I had an interesting conversation last Sunday with a member of our stake presidency. He is someone Courtney and I have known for many years. When we were first married, he was in the bishopric. Later, as our bishop, he wisely counseled Courtney during her post-partum depression. Now I serve with him in my current calling, and I don’t hesitate to say that he is one of my favorite people.
But on to the conversation….
During our missionary correlation meeting, we discussed ways in which we can encourage members in our wards to participate in missionary work. President Christensen mentioned Elder Packer’s famous “the study of doctrine will change behavior faster than the study of behavior will change behavior.” He then went on to discuss some additional thoughts that Elder Bednar offered, namely that studying any random doctrine will NOT change any random behavior and that only studying doctrine related to the behavior you are trying to change will change that specific behavior.
For example, if you want to change your behavior in relation to fasting, you will not succeed by studying the doctrine related to chastity.
As much as I love Elder Packer’s quote, I find it unfortunate that the interpretation of it is often that studying doctrine–any doctrine–is sufficient to change behavior, and I find Elder Bednar’s addition enlightening, clarifying, and hopeful.
Later on, President Christensen and I were talking more about that concept and we started to talk about something that I had missed before. When Christ is tempted (see Luke 4) three times by Satan, Christ always responds by saying first, “It is written….” He then goes on to explain the scripture that refutes the temptation Satan is offering. On previous readings of those scriptures, I understood them to mean that the Lord knew the scriptures. And that’s true. But in light of Elder Packer’s–and perhaps especially in light of Elder Bednar’s–thoughts, it seems reasonable to believe that the Savior’s thoughts and responses are direct result of behavior learned by studying the doctrine related to those behaviors.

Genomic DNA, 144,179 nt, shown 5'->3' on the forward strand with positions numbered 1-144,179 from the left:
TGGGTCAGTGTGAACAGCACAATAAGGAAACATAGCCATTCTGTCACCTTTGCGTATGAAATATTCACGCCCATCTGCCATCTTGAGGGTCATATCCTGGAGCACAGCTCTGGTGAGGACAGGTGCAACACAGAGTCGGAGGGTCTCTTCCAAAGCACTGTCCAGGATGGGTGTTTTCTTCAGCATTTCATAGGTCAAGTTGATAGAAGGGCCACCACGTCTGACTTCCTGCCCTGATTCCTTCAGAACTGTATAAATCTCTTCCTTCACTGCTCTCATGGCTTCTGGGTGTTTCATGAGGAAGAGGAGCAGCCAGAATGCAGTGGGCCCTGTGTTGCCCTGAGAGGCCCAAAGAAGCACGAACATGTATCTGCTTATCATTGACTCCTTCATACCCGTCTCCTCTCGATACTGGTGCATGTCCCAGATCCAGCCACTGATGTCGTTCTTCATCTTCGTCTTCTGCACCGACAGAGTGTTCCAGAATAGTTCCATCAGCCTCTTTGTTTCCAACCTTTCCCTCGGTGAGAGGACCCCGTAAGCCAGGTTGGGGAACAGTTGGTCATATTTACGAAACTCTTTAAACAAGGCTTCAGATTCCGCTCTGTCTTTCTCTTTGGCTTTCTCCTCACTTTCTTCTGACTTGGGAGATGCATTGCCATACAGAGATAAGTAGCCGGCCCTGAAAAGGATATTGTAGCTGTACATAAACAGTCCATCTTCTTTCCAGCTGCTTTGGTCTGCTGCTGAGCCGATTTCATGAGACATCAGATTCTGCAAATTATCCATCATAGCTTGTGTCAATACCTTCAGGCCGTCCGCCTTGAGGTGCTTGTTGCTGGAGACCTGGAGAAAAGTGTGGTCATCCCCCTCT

To put it another way, how much more powerfully could we resist temptation if each time we were tempted we could respond, “It is written…?”
I wish we had had more time to talk about the subject, but at this point, President Christensen’s wife called. I’m happy to report that his ring tone for her is the truly awesome The Way You Make Me Feel by Michael Jackson. 🙂
But the thoughts have stuck with me for some time, and I think this is one of the keys to understanding the value of scripture study and our personal study of the gospel. I have been asked why I continue to read the scriptures and especially why I and others read the Book of Mormon over and over. I knew basic answers then, but this Sunday, I learned that “It is written…” just might be one of the most powerful tools we have available to us in facing our trials and temptations.
I hope to find myself able to confidently say, “It is written…” regardless of the temptations that come my way.